Acceleration isn’t the only engine mode that the SIRS controls, though. The Engine Brake Control System allows the ECU to vary engine braking to limit rear-wheel skip or feel the full power of deceleration. The Bi-directional Quick Shift System is simply up/down clutchless shifting. Burns will be happy to know that the new ‘Busa comes with cruise control standard. One unique feature that stands out in the SIRS manifest is the Active Speed Limiter, which allows the rider to charge up to the set speed but not past it. Perhaps this will save some Hayabusa owners their driver’s license, but if you’re going to buy this motorcycle, why would you ever engage this bit of tech?
What goes fast, must slow down, and the big Suzuki gives riders two big braking assists. First, the Combined Brake System links the front brake lever with the rear brake to help the chassis maintain a level attitude. For those who like to use the rear brake alone to attenuate power delivery, you can do so with the knowledge that you’re not affecting the front brake at all. The second big update is the Motion Track Anti-Lock Brake System, or lean-sensitive ABS to the rest of us. You know what this does and understand that it is a good thing. What you may not have experienced before is the Slope Dependent Control System that works to minimize rear-wheel lift when braking on a downhill slope. Finally, the Hill Hold Control System does exactly what its name implies when starting on a hill.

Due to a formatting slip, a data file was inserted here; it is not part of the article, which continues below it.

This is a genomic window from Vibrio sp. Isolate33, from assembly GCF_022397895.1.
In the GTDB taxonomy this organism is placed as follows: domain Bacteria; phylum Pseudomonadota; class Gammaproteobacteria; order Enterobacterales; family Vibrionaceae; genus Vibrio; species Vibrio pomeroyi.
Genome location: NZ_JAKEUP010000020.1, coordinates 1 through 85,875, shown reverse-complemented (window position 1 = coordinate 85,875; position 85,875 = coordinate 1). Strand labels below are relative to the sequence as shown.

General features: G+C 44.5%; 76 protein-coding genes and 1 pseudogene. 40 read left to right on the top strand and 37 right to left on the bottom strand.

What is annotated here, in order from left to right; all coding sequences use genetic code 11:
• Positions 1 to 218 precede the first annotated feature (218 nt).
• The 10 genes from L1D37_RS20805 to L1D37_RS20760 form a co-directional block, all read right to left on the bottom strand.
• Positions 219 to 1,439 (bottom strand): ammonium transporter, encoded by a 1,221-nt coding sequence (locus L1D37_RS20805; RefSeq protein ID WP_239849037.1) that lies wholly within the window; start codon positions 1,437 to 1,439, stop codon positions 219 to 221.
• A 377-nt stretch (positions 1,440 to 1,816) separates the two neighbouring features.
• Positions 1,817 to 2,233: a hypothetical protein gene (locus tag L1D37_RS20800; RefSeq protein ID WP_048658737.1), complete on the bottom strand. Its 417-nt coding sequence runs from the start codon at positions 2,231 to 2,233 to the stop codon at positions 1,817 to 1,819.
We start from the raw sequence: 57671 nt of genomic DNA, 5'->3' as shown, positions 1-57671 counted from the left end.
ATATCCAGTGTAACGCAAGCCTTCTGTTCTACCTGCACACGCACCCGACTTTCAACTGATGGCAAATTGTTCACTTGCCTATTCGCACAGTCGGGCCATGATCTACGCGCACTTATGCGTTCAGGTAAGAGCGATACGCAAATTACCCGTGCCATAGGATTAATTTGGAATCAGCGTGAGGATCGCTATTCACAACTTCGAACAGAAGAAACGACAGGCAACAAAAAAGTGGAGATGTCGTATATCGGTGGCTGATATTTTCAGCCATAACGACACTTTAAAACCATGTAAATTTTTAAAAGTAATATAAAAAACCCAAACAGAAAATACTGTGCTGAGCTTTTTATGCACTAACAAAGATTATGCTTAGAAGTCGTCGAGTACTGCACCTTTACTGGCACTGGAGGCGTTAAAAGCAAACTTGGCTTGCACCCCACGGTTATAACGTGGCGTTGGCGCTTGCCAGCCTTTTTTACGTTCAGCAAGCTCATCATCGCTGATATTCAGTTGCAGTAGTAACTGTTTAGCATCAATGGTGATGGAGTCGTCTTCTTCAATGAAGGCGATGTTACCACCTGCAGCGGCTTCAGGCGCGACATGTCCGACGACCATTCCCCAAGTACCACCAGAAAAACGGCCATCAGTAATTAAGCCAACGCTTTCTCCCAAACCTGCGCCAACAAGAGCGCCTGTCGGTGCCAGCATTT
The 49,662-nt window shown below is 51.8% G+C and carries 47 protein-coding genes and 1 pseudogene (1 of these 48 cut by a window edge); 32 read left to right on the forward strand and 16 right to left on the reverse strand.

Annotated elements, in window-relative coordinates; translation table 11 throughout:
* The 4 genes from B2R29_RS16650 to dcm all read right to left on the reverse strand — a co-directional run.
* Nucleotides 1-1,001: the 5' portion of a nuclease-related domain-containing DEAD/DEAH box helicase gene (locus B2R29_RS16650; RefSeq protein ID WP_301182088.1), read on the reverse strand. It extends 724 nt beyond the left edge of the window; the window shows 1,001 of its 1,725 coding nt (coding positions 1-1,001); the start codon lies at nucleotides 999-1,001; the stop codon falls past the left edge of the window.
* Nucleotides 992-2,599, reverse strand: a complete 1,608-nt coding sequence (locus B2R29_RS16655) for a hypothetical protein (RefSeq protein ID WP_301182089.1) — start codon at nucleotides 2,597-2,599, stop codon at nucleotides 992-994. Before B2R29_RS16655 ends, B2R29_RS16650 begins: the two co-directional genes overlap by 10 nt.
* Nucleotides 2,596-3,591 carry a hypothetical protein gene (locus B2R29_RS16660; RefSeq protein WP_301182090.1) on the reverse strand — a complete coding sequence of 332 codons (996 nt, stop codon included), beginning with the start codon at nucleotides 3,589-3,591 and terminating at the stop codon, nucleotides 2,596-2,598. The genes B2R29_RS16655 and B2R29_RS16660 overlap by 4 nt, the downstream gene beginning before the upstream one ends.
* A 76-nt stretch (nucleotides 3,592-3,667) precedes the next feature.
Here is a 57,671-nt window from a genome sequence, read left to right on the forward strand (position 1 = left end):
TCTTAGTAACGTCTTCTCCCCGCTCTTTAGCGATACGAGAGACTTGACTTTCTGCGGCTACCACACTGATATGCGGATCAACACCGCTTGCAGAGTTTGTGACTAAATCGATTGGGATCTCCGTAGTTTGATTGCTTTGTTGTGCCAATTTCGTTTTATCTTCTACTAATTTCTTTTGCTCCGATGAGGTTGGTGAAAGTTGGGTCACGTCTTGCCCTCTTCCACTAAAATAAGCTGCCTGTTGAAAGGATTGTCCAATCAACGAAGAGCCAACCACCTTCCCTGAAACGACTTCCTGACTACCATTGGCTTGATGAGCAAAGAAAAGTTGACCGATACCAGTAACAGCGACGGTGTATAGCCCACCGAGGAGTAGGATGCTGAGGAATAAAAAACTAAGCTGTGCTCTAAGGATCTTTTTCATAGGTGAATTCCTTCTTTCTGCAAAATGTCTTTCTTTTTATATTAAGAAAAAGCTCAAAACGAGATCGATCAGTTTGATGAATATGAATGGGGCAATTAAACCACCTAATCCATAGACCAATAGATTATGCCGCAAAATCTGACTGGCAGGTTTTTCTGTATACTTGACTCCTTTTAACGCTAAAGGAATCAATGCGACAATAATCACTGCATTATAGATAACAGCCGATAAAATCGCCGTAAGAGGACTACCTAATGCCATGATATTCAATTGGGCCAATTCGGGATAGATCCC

What More Do You Want to Know?
Yeah, we want to know what the 2022 Suzuki Hayabusa is like to ride, too. Unfortunately, no date has been set for the introduction (we blame COVID-19), but we’ll keep you updated. The Hayabusa will be available in the following colors: Glass Sparkle Black and Candy Burnt Gold, Metallic Matte Sword Silver and Candy Daring Red, and Pearl Brilliant White and Metallic Matte Stellar Blue. The MSRP starts at $18,599. We have no word on when the ‘Busa will be available.
|2022 Suzuki Hayabusa Specifications|
|Engine Type||1340cc liquid-cooled inline-Four cylinder, DOHC, four valves per cylinder|
|Bore and Stroke||81mm x 65mm|
|Claimed Horsepower||187.75 hp @ 9,700 rpm|
|Torque||110.64 lb-ft @ 7,000 rpm|
|Transmission||6-speed constant mesh|
|Front Suspension||43mm inverted KYB fork with spring preload, rebound and compression damping adjustability|
|Rear Suspension||Single shock with spring preload, rebound and compression damping adjustability|
|Front Brake||Dual radial-mounted four-piston calipers with 320mm discs|
|Rear Brake||Single-caliper 260mm disc|
|Rake/Trail||23.0 deg/3.54 in|
|Seat Height||31.5 in.|
|Curb Weight (Claimed)||582 lbs.|
|Fuel Capacity||5.3 gal.|